Originally posted November 2003
Thanks for article inspiration to Jonathan, who pointed me to an LJ which made me initially start thinking about this. Thanks for suggestions on this article go to George, Ian, and Dave, who made it a better read. You all rock! ;-)
I’ve heard the plaintive question ‘why do women want bad boys instead of nice guys?’ so many times I finally had to answer. Short answer — they don’t. They’re doing what they’re taught to do.
I’ve been considering this ever since I first heard the question in college. My answer then was a startled, “But they don’t!” Since then — through personal experience, observation of those around me, and watching media portrayals of relationships — I’d have to say my answer is still correct, but I understand the empirical evidence behind it better now.
Let’s look at this analytically, assuming a hypothetical young female who is interested in guys. What are her peers, society, and the media teaching her regarding relationships?
The media’s job isn’t teaching you how to find nice folks to hang around with. Its job to make you feel desperately inadequate, so you’ll gratefully buy their products, with the implied promise of how ‘cool,’ ‘hip,’ or whatever else you’ll suddenly become, after using them.
The media is really good at its job.
Here’s an interesting factoid for you — a study was made of advertising models, to figure out what human body shape they statistically most matched. The results were eye opening.
Our society has an obsessive love affair with the body type which most matches… adolescent boys who are minors.
Don’t think about that one too hard. It’s kinda icky…
Have you ever noticed these carefully media-crafted roles are emotionally stultifying and impossible to fulfill? Have you ever critically analyzed how life is portrayed in the media? Our expectations are deliberately blown out of proportion to reality by the media — because comforting illusion sells.
Here’s our hypothetical female, unable to be as thin, rich, or successful as the expensive, handler-driven, made-up models the media presents as the norm — which are frankly not normal. What alternatives are there?
Well… there’s Barbie. As the bumpersticker says, “I want to grow up to be Barbie — that bitch has everything!” Unfortunately she’s an impossible role model too. Normal humans just aren’t shaped that way. However, our average young woman probably won’t realize these body models are utterly incompatible. She’s even less likely to laugh and say, “What nonsense those images are!”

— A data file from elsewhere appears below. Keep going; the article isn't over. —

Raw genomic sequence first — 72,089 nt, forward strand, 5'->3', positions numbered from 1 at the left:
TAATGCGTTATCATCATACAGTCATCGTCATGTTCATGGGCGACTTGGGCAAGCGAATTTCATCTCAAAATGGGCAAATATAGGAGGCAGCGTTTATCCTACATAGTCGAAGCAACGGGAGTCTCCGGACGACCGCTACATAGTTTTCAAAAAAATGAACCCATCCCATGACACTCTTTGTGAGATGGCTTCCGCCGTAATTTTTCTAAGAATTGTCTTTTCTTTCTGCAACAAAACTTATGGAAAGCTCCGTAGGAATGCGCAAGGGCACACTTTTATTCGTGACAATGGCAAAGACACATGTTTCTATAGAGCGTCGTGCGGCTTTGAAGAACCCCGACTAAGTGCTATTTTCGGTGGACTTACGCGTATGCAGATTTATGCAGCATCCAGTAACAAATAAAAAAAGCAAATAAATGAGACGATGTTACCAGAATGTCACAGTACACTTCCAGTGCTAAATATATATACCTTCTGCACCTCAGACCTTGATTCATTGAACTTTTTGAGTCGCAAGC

A nice girl preferring a bad boy is an expression of a (peculiar) cultural norm: women nurture and civilize men, who consequently provide for them. So what would a nice boy preferring a bad girl be saying, in the societal rubrics we’re speaking of here?
The implied expression would be of a male providing for an uncivilized, sexually free woman. While there are stories about this sort of idea, it is not societally seen as a good thing. Our society seems to believe men are supposed to be in control of women — not the other way around, and not a lack of anyone controlling at all. The fact this control-based rubric is horrifically damaging to those involved doesn’t matter to the society or the media supporting it.
She may wonder what’s wrong with her — why can’t she be that way too? When she looks around, she’ll see her peers are usually asking the same question, and doing their best to be sure all their peers feel just as inadequate as they. Society’s doing its best to affect them too, after all — in the end, the media does nothing more but take society’s existing rubrics to a profitable commercial extreme.
I do find it encouraging to see young women who appear to play a more self-assertive role — but is it really her? Yes, she may be wearing a shirt declaring, “Dump him!” However, has she truly decided to be an unabashedly self-aware woman… or is she just slavishly buying into the latest media-created role model for her gender?
Have you ever noticed how often women’s magazines heckle and lecture? Some of the headlines are downright demanding: “Bedroom Dos & Don’ts” or “Must-Have Fall Fashions!” Why must we do what we’re told in bed, or buy these new clothes?
Others seem to need to denigrate men in order to exalt women: “10 Topics to Turn Him Off” or “Younger Men! Enjoy One Today” or “7 Strange Ideas Guys Have About Sex” — do we really need to lie to guys, treat them like sex toys, or laugh at their misconceptions? Would we like that if it were done to us?